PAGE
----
Ornate Chorus Frog
Pseudacris ornata


Listen to the Call

Photo by JD Willson

Description: The ornate chorus frog is a small, stout frog that is usually reddish brown but can also be tan, grayish or green. A bold black stripe runs through each eye to the shoulder, and dark spots are present on the sides, lower back and near the groin. The groin and underside of each thigh are spotted with bright yellow.

Habitats and Habits: These frogs inhabit longleaf pine stands and pine savannas in the southern Coastal Plain. They are primarily nocturnal and are seldom encountered outside the breeding season. Breeding occurs in temporary ponds, Carolina bays and ditches. Females deposit clusters of 10 to 100 eggs on vegetation, and tadpoles require eight to 12 weeks to transform.

Call: Ornate chorus frogs call from December to March. Their call is a shrill, bird-like peep that resembles the call of a spring peeper but is more rapid, metallic and monotonic.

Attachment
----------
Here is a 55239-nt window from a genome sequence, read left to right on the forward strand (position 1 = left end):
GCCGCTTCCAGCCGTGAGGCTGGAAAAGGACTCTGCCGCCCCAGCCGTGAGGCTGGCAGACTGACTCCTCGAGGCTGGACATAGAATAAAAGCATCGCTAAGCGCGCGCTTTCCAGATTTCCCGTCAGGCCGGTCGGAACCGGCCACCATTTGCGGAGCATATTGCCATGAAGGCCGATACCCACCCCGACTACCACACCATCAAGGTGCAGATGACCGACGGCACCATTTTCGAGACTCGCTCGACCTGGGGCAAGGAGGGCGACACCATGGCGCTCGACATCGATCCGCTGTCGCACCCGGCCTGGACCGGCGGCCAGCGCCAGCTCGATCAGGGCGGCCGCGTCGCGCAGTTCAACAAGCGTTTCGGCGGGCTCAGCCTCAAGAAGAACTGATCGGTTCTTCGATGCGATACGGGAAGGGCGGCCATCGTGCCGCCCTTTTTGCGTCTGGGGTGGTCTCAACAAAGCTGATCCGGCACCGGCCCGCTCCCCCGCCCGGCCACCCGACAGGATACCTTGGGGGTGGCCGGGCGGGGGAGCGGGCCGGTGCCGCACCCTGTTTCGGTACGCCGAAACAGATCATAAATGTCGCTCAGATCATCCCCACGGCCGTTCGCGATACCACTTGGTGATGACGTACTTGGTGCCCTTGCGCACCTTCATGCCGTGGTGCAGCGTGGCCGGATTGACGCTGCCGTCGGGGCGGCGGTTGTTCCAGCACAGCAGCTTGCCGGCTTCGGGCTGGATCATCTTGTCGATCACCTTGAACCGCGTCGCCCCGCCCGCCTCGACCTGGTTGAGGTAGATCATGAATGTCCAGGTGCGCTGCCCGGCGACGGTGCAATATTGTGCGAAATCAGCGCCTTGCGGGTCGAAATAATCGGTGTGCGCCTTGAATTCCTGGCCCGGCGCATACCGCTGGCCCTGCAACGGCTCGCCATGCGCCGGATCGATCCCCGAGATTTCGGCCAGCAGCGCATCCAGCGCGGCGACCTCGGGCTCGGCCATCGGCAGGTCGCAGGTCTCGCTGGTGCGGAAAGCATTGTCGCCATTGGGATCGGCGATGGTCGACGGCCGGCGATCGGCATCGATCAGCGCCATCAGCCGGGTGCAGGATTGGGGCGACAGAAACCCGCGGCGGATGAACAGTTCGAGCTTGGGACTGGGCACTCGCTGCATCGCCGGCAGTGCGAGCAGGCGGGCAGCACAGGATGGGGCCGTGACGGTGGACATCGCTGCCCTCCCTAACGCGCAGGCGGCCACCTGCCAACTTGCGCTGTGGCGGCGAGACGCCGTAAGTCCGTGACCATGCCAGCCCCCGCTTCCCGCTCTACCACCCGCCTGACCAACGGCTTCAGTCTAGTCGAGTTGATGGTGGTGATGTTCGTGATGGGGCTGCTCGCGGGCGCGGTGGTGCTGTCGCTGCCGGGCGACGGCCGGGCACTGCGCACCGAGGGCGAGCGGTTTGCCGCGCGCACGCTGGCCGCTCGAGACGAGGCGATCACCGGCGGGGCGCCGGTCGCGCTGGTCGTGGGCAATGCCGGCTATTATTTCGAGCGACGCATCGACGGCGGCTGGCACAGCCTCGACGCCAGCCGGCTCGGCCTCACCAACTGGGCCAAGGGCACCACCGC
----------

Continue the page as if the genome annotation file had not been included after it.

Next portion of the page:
Frog Fact: Populations of the ornate chorus frog are disappearing in North Carolina due to destruction of temporary wetlands in longleaf pine ecosystems.

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The shaded region represents the range of the ornate chorus frog in North Carolina.

Ornate chorus frogs can be brown, gray, or green.
Photo by JD Willson

An ornate chorus frog calling.
Photo by Tom Luhring

Two ornate chorus frogs in amplexus.
Photo by Aubrey M. Heupel

The bold eye stripe distinguishes ornate chorus frogs from similar species.
Photo by JD Willson

Some ornate chorus frogs are gray, brown, and green.
Photo by Trip Lamb


This website created by: Grant Connette and Evan Eskew.
For comments or questions contact M. Dorcas: midorcas@davidson.edu.
M. Dorcas homepage: http://www.bio.davidson.edu/dorcas
Davidson College, Davidson, North Carolina 28035-1719.

Text and maps from: Dorcas, M. E., S. J. Price, J. C Beane, and S. S. Cross. 2007. The Frogs and Toads of North Carolina. North Carolina Wildlife Resources Commission, Raleigh, NC. – Copyright by Michael E. Dorcas

Partial Funding for this website provided by a Associate Colleges of the South, National Science Foundation, and Duke Energy.